The after effects: Investigating the role of immunogenetics in long COVID

dna and covid virus

The global battle against COVID-19 has shifted focus from acute infections to the lingering challenge posed by long COVID, a condition where signs and symptoms persist well beyond the initial infection. While most individuals experience a mild reaction to the virus, approximately 10% develop hypoxemic pneumonia, 3% progress to critical illness, and 28% go on to experience Long COVID.

Recent studies have suggested that long COVID could be influenced by several factors, including viral persistence, autoimmunity and how our immune systems respond to the virus. In this blog, we introduce immunogenetics and outline its potential to help us understand how and why certain individuals experience long COVID.

Immunogenetics in context

Immunogenetics, at its core, is the study of the genetic components associated with the immune system, a sophisticated network of cells, tissues, and organs that acts as the body's defence mechanism against infections and diseases. Immunogenetics helps us understand the interplay between our genes and the way our immune system responds, both in normal health and during various health challenges. Overall, this field of science aims to decode how our genetic makeup influences the way our bodies defend themselves against infections, diseases, and environmental triggers.

To comprehend immunogenetics, we first need to understand the basics of genetic polymorphisms – variations in our genes that make each person genetically unique. These polymorphisms, particularly in immune-related genes, are like individual markers that influence how our immune system operates. For biotech and pharmaceutical companies, understanding immunogenetics and polymorphisms helps to create better vaccines and treatments for diseases. It also provides more information on the differences in how people react to certain conditions, making it instrumental in developing personalised treatments tailored to an individual's genetic makeup.

In a recent study, the genetic elements controlling the immune system were highlighted as some of the most polymorphic loci in our genome. This means that the genes governing immune responses are highly diverse, and even slight variations can impact how our immune system functions. Because of this, there are assumptions that they might also affect how we respond to viral infections like COVID-19.

Immunogenetics and long COVID

In the context of COVID-19, both innate and adaptive immune responses come into play. The innate response provides the initial line of defence, detecting and reacting to the virus, while the adaptive response involves creating antibodies and immune cells targeting the virus.

COVID-19 can impact the immune system in a number of ways. Sometimes a hyperactive immunological reaction, known as a cytokine storm, can occur, where the immune system produces excessive cytokines, causing widespread inflammation and potentially fatal consequences. Alternatively, COVID-19 may inhibit the immune response, particularly in older adults and those with underlying health conditions, making it harder for the body to combat the infection.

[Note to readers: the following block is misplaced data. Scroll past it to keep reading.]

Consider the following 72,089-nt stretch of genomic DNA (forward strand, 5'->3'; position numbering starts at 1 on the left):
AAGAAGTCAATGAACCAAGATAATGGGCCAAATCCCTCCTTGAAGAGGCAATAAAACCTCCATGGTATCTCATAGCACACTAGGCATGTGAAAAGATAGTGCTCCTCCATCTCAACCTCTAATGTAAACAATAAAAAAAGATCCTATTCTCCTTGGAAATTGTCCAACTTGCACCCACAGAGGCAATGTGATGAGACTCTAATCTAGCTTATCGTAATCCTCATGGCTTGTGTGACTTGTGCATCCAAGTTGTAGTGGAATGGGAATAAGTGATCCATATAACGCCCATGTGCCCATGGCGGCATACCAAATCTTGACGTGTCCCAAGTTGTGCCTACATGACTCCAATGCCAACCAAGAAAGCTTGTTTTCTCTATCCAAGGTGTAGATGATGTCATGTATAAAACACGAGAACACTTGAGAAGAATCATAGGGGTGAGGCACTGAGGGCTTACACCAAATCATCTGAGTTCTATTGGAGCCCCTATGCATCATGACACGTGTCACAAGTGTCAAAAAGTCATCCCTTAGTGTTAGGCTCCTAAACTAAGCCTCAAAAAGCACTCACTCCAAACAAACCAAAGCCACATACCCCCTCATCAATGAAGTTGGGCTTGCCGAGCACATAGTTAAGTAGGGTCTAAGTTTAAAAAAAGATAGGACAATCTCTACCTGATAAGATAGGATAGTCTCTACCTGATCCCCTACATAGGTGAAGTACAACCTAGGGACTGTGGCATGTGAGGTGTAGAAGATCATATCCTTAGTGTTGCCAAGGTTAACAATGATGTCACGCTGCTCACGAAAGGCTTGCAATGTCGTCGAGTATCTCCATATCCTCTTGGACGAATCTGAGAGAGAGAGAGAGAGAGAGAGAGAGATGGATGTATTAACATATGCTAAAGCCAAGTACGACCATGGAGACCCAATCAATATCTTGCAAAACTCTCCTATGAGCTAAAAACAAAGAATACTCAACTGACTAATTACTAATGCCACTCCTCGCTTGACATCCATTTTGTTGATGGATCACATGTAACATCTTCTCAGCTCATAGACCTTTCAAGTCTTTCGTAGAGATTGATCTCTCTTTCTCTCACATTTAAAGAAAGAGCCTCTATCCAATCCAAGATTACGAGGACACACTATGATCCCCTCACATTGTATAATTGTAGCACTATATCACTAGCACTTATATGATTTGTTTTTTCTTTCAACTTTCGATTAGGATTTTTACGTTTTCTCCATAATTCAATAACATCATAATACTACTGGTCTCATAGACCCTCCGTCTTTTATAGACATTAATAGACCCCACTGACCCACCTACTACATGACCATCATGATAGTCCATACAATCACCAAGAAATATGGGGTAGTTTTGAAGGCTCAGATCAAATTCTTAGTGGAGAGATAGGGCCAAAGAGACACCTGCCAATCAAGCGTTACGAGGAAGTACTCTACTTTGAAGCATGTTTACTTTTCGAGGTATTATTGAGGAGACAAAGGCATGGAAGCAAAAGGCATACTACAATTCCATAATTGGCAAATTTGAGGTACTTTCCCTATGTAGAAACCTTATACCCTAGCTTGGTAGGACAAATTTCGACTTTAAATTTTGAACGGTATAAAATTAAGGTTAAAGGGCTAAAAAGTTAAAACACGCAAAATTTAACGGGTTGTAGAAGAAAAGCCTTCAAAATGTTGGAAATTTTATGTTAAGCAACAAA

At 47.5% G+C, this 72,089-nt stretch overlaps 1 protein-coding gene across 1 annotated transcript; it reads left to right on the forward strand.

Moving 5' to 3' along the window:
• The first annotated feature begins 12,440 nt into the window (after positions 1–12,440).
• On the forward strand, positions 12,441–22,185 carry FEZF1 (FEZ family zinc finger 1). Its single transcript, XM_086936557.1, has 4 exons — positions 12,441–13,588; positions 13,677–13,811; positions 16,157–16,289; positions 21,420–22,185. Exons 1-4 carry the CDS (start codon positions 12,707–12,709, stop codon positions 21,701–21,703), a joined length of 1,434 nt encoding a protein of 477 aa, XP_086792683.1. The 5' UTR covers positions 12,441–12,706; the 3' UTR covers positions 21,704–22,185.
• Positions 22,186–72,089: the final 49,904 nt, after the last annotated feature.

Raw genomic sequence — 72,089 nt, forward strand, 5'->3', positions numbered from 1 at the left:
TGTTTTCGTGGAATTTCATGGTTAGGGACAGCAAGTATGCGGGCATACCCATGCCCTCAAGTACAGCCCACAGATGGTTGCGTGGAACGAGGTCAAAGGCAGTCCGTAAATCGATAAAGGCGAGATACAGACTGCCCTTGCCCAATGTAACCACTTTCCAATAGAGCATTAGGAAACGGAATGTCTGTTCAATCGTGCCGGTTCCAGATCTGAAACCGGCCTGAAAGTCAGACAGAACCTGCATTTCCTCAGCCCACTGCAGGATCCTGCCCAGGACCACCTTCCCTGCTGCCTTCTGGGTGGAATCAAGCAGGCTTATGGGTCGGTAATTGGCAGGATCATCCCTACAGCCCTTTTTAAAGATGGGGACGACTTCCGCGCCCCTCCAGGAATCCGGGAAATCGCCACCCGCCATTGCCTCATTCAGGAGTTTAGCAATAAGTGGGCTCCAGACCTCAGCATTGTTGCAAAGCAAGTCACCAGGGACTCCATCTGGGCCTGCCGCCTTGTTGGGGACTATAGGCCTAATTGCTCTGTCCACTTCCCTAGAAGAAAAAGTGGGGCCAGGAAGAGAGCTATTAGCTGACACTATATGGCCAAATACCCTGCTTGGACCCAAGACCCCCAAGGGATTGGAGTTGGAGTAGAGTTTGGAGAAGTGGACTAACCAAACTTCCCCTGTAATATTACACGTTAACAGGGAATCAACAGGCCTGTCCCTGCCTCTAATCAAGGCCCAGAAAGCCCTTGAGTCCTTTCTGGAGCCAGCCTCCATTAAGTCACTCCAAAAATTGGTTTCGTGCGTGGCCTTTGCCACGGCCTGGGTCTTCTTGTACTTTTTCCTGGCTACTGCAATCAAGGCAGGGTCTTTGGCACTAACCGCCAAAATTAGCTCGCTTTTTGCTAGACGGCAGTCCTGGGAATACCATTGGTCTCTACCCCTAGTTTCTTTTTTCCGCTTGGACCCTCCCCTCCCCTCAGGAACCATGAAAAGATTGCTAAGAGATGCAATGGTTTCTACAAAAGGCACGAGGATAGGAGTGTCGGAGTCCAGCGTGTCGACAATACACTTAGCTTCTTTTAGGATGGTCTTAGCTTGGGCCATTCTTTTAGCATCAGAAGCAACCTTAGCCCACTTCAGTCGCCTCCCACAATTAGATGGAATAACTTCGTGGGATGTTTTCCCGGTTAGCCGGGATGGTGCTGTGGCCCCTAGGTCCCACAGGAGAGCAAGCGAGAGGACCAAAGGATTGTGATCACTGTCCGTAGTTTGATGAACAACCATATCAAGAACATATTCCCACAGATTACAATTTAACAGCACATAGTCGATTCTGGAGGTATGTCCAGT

At the moment, long COVID affects around 28% of people who get COVID, with over 200 symptoms impacting various organ systems. We're still very much in the learning phase when it comes to immunogenetics and the condition. However, research is taking place every day to try to help us understand the ways genetic variations in immune-related genes might contribute to the observed heterogeneity in long COVID.

As research progresses, it is hoped that the insights gained from immunogenetics will not only enhance our understanding of long COVID but also pave the way for more personalised and comprehensive care strategies, ultimately improving the quality of life for those affected by this perplexing condition. 

Future directions in long COVID research

The research landscape surrounding long COVID is rapidly expanding, exploring the complexities of this condition to uncover why it manifests so variably among individuals. This variability underscores the critical role of genetics and the immune system in influencing the range of responses observed in long COVID patients. Currently, approximately 90 studies are underway, aiming to identify effective treatments for long COVID. These efforts, however, are in their nascent stages and will require time to yield clinically actionable insights.

The approach to managing long COVID, for now, remains symptomatically focused, adopting a holistic strategy that addresses the multifaceted nature of the condition. Treatments being explored include the use of compression stockings, physical therapy, activity pacing, flexibility and strength training, and specific medications tailored to alleviate symptoms.

Despite these advancements, the essence of treating long COVID will likely continue to necessitate a multidisciplinary, team-based approach. Such an approach integrates the expertise of various healthcare professionals to address not just the physical aspects of the condition, but also the psychological, social, and rehabilitative needs of patients. 


The exploration into long COVID, a persistent aftermath of the COVID-19 pandemic, underscores a critical frontier in medical research. Immunogenetics, with its potential to explain individual immune responses, will be crucial as we move towards a better understanding of long COVID. As we explore the genetic differences that dictate why some are more susceptible to prolonged symptoms, one truth rises to the top: the future of long COVID treatment is poised to transform from a one-size-fits-all approach to tailored therapies. This shift not only promises more effective management of long COVID but also a more profound understanding of the interaction between our genetics and the diseases we face.

Get in touch